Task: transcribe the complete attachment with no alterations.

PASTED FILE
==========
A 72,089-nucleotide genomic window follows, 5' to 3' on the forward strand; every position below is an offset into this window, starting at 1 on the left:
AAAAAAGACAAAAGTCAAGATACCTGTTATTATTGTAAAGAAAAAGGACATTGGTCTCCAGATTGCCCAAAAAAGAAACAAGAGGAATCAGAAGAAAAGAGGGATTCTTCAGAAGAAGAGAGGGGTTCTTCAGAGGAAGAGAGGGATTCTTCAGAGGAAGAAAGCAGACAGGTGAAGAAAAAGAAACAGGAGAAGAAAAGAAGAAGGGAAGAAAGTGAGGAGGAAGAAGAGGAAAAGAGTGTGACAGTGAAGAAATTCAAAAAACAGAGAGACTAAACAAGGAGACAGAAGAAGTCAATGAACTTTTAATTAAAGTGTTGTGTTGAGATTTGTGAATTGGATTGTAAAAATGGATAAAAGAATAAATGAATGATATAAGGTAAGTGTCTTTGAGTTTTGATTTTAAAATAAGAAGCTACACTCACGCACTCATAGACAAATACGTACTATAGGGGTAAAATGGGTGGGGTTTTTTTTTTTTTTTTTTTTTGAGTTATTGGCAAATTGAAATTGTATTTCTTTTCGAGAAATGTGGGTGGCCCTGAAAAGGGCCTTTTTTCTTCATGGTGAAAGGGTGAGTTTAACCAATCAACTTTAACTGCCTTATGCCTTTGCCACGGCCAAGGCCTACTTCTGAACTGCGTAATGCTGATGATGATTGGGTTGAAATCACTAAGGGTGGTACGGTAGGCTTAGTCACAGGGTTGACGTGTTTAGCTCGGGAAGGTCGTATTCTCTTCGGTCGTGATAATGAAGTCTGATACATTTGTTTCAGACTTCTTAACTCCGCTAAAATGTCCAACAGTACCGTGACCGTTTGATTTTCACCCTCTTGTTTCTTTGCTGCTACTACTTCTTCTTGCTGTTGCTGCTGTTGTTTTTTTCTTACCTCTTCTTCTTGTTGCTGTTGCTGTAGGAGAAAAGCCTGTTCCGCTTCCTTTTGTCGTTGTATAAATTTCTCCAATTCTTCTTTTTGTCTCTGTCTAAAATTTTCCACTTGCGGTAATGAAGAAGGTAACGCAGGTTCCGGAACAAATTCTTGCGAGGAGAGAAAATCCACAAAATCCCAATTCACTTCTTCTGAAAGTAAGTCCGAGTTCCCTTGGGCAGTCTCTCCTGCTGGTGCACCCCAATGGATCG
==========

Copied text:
A 72,089-nucleotide genomic window follows, 5' to 3' on the forward strand; every position below is an offset into this window, starting at 1 on the left:
AAAAAAGACAAAAGTCAAGATACCTGTTATTATTGTAAAGAAAAAGGACATTGGTCTCCAGATTGCCCAAAAAAGAAACAAGAGGAATCAGAAGAAAAGAGGGATTCTTCAGAAGAAGAGAGGGGTTCTTCAGAGGAAGAGAGGGATTCTTCAGAGGAAGAAAGCAGACAGGTGAAGAAAAAGAAACAGGAGAAGAAAAGAAGAAGGGAAGAAAGTGAGGAGGAAGAAGAGGAAAAGAGTGTGACAGTGAAGAAATTCAAAAAACAGAGAGACTAAACAAGGAGACAGAAGAAGTCAATGAACTTTTAATTAAAGTGTTGTGTTGAGATTTGTGAATTGGATTGTAAAAATGGATAAAAGAATAAATGAATGATATAAGGTAAGTGTCTTTGAGTTTTGATTTTAAAATAAGAAGCTACACTCACGCACTCATAGACAAATACGTACTATAGGGGTAAAATGGGTGGGGTTTTTTTTTTTTTTTTTTTTTGAGTTATTGGCAAATTGAAATTGTATTTCTTTTCGAGAAATGTGGGTGGCCCTGAAAAGGGCCTTTTTTCTTCATGGTGAAAGGGTGAGTTTAACCAATCAACTTTAACTGCCTTATGCCTTTGCCACGGCCAAGGCCTACTTCTGAACTGCGTAATGCTGATGATGATTGGGTTGAAATCACTAAGGGTGGTACGGTAGGCTTAGTCACAGGGTTGACGTGTTTAGCTCGGGAAGGTCGTATTCTCTTCGGTCGTGATAATGAAGTCTGATACATTTGTTTCAGACTTCTTAACTCCGCTAAAATGTCCAACAGTACCGTGACCGTTTGATTTTCACCCTCTTGTTTCTTTGCTGCTACTACTTCTTCTTGCTGTTGCTGCTGTTGTTTTTTTCTTACCTCTTCTTCTTGTTGCTGTTGCTGTAGGAGAAAAGCCTGTTCCGCTTCCTTTTGTCGTTGTATAAATTTCTCCAATTCTTCTTTTTGTCTCTGTCTAAAATTTTCCACTTGCGGTAATGAAGAAGGTAACGCAGGTTCCGGAACAAATTCTTGCGAGGAGAGAAAATCCACAAAATCCCAATTCACTTCTTCTGAAAGTAAGTCCGAGTTCCCTTGGGCAGTCTCTCCTGCTGGTGCACCCCAATGGATCG